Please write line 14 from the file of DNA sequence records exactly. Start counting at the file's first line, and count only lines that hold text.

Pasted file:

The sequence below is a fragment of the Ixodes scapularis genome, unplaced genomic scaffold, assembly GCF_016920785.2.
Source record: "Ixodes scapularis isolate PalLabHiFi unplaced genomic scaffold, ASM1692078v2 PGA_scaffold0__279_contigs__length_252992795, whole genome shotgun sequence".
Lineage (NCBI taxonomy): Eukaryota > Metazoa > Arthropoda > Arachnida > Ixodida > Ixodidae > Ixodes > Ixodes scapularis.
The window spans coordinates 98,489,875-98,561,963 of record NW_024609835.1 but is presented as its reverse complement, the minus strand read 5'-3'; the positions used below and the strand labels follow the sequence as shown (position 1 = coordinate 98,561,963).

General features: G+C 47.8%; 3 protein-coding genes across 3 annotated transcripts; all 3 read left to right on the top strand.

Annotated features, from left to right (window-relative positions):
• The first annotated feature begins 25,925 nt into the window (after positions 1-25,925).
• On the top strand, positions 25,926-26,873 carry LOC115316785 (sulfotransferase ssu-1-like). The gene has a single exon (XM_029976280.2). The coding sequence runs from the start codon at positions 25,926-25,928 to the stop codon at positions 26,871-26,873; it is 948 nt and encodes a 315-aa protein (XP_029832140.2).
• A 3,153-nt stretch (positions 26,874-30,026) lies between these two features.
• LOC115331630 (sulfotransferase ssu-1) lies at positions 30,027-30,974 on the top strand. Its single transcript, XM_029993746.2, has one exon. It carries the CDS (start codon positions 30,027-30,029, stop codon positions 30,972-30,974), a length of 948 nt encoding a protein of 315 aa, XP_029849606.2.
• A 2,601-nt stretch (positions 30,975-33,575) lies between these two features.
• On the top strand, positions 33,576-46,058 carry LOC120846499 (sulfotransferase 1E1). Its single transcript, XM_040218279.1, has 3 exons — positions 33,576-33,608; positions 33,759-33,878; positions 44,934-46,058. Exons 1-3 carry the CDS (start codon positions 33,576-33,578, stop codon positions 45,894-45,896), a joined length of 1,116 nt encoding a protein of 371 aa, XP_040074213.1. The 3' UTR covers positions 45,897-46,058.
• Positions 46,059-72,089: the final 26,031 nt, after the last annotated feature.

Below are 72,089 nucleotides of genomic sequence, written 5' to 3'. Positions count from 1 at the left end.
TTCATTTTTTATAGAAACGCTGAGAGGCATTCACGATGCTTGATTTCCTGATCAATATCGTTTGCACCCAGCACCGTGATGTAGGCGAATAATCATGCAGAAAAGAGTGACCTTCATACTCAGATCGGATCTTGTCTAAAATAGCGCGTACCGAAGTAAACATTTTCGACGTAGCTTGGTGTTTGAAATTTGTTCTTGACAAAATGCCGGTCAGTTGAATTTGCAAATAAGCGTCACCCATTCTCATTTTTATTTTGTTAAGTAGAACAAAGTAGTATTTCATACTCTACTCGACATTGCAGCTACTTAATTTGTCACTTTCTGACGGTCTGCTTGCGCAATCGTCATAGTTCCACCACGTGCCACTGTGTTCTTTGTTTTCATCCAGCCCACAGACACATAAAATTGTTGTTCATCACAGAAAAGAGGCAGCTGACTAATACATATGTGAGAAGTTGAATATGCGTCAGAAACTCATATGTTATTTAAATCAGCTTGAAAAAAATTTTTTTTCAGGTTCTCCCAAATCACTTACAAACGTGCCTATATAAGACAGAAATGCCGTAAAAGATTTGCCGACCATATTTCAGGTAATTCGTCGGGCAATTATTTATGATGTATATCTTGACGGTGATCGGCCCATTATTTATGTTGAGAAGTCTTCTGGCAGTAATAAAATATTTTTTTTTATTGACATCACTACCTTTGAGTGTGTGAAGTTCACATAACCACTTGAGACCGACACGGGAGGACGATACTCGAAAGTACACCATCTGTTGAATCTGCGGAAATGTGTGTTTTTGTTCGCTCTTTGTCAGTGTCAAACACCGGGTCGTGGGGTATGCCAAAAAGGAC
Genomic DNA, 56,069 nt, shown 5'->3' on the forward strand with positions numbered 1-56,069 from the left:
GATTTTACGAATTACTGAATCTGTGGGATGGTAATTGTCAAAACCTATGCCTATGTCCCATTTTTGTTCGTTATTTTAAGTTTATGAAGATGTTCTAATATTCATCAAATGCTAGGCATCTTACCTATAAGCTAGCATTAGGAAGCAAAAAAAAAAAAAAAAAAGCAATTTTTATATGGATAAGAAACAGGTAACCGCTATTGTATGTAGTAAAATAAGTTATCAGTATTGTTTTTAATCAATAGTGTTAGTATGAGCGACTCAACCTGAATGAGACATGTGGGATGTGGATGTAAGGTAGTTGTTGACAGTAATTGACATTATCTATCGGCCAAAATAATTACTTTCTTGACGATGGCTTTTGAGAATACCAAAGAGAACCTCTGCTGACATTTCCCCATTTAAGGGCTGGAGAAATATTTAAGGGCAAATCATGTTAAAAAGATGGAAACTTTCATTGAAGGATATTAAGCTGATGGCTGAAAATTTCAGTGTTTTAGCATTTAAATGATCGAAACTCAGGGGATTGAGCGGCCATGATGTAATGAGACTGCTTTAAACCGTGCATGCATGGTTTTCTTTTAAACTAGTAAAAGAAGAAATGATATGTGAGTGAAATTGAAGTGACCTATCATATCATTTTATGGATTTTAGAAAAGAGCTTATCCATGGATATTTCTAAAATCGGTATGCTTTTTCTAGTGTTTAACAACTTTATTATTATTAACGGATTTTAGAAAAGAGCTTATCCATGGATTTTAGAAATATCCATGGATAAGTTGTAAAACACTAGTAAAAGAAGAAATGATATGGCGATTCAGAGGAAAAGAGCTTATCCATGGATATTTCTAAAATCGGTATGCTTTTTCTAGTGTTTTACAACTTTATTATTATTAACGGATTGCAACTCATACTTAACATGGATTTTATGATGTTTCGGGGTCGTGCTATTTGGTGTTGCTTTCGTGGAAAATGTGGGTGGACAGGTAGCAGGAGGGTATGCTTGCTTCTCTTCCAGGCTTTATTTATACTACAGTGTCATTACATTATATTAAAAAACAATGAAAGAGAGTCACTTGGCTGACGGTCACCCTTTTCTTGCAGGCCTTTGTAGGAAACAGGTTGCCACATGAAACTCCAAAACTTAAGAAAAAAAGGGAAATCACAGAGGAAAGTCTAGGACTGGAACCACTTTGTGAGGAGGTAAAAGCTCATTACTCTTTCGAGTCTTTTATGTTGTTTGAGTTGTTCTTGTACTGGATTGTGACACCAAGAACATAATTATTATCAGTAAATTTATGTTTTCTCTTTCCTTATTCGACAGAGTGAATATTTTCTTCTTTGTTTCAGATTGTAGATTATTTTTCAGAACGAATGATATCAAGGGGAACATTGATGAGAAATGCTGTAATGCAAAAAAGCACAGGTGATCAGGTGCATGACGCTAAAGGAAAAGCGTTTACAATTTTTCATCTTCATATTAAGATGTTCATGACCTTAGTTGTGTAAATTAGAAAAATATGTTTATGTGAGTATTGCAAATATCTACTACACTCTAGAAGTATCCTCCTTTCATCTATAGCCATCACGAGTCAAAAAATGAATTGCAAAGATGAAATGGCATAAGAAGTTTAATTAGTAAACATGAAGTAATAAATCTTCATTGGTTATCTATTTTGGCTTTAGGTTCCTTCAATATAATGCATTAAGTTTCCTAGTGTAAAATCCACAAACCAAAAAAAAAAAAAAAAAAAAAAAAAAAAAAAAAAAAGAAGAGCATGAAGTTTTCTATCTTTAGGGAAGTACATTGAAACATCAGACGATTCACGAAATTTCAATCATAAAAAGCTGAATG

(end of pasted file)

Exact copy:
Below are 72,089 nucleotides of genomic sequence, written 5' to 3'. Positions count from 1 at the left end.